The Green Party’s Income Guarantee could be a central pillar of the “social floor” recommended today by the Productivity Commission.
“Hundreds of thousands of people across Aotearoa are struggling every day to afford life’s essentials. There’s a clear and immediate solution and that’s an Income Guarantee paid for with a fair tax on the wealthiest few,” says the Green Party spokesperson for social development, Ricardo Menéndez March.
“A Fair Chance for All, released today by the Productivity Commission shines a light on the failure of successive governments to make sure everyone can always afford the basics – even when times are tough. It is a detailed study of the persistent drivers of poverty that no government in Aotearoa’s history has even been bold enough to tackle head on.
“Peel back the layers and layers of data presented in the report, and what you will find are families shivering at home, children going to bed hungry, and young people balancing school with working upwards of 20 or thirty hours a week to support their families.
“These are the real stories of what it means to live in “persistent disadvantage” and every single one is unacceptable. The Government has all the tools it needs to lift every single family out of poverty and our Income Guarantee is the way to do it.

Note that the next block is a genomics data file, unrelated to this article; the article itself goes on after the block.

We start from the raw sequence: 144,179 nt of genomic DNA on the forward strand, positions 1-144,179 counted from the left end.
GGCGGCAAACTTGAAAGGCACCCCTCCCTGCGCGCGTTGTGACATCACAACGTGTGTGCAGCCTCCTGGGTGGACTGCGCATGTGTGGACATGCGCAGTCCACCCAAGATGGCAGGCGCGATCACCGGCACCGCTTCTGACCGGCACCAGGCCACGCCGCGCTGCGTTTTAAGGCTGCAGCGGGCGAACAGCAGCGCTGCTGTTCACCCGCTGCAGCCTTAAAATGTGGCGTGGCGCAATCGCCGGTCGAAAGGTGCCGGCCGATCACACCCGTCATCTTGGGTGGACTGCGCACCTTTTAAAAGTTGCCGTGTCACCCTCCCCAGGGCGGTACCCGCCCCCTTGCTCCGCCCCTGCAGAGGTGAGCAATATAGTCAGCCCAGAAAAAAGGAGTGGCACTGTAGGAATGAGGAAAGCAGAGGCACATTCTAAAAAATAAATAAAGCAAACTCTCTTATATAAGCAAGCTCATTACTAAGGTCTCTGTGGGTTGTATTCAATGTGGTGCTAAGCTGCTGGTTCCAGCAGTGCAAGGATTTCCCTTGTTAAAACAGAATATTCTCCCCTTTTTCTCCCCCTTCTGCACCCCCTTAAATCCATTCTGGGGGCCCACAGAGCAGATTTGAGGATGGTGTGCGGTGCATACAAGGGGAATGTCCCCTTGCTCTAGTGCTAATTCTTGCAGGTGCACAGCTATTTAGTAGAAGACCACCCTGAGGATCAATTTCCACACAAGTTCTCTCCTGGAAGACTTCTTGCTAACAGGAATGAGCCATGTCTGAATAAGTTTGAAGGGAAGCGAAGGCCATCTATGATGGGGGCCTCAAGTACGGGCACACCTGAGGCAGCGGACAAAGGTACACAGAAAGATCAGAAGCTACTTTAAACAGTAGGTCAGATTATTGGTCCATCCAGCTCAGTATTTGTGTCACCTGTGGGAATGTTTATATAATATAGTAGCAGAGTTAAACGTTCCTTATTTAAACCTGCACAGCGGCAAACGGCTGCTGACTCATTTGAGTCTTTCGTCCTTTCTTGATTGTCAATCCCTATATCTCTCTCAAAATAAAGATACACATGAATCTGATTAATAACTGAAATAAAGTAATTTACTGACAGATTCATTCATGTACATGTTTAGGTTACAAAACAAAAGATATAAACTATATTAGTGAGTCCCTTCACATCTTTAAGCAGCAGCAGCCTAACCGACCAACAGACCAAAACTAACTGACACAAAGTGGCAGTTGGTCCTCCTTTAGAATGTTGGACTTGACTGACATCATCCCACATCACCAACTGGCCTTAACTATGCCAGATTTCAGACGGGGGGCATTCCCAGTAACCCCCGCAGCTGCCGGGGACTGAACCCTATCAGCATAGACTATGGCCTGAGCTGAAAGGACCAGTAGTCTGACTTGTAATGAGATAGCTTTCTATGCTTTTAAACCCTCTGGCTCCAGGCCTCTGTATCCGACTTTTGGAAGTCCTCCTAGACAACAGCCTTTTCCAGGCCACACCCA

“The Productivity Commission makes clear that an adequate income is essential for making sure people can meet their basic needs. And that’s what our Income Guarantee is: a commitment to every person in Aotearoa that no matter what, your income will never fall below $385 per week, after tax. For couples, our Income Guarantee will be at least $770, and a single parent will always have an income of at least $735.
“95% of people will pay less tax under the Income Guarantee and parents or caregivers’ will get the support they need with a top-up of up to $215 every week for the first child, and $135 a week for every other child. Plus, an additional universal top-up of $140 a week for every child under three.
“The Productivity Commission has today added to the piles and piles of evidence we have had for decades about the devastating consequences of persistent poverty. The time is now to do something about it,” says Ricardo Menéndez March.